Evolution of tubewell ownership and production in the North China Plain
The overall aim of the present paper is to better understand the evolution of tubewell ownership in the North China Plain, especially focusing on the factors that determine ownership and its effect on production. Based on a random sample of 30 villages in three counties in the Hai River Basin, our results show that collectively owned tubewells have been gradually privatised. The analyses demonstrate that increasing water and land scarcity and policy intervention (mainly fiscal and financial subsidies for tubewell investment) leads to the observed shifts in tubewell ownership patterns. The results also show that the privatisation of tubewells has affected cropping patterns in the North China Plain. When villages shift towards private tubewells, farmers move into more water-sensitive and high-value crops. Privatisation, however, has no negative effect on crop productivity in the present sample. Importantly, the evolution of tubewell ownership in the villages studied does not accelerate the fall of the groundwater table.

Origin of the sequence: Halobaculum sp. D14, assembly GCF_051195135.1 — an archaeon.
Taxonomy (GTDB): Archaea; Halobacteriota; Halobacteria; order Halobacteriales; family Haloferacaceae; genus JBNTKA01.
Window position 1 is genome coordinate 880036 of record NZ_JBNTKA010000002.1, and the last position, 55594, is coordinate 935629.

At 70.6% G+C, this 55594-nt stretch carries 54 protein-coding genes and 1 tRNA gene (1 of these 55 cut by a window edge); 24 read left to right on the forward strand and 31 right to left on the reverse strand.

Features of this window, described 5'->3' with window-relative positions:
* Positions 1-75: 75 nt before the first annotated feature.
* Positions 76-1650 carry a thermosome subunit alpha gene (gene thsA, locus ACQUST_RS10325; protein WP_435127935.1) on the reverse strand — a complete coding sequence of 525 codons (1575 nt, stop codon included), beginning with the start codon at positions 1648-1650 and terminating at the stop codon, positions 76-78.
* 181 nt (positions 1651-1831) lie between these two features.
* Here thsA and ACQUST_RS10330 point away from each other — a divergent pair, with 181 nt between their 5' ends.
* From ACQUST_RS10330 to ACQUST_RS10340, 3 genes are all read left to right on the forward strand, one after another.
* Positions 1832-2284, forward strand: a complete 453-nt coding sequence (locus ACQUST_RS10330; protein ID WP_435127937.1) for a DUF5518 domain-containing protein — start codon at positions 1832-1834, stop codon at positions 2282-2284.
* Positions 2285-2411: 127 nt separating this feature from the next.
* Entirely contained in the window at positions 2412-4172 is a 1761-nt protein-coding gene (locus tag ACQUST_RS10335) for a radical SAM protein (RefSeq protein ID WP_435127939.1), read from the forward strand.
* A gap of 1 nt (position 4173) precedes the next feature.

Volume (Year): 49 (2005)
Issue (Month): 2 (June)
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- Otsuka, Keijiro & Place, Frank, 2001. "Land tenure and natural resource management," Food policy statements 34, International Food Policy Research Institute (IFPRI).
- Masako Fujiie & Yujiro Hayami & Masao Kikuchi, 2005. "The conditions of collective action for local commons management: the case of irrigation in the Philippines," Agricultural Economics, International Association of Agricultural Economists, vol. 33(2), pages 179-189, 09.
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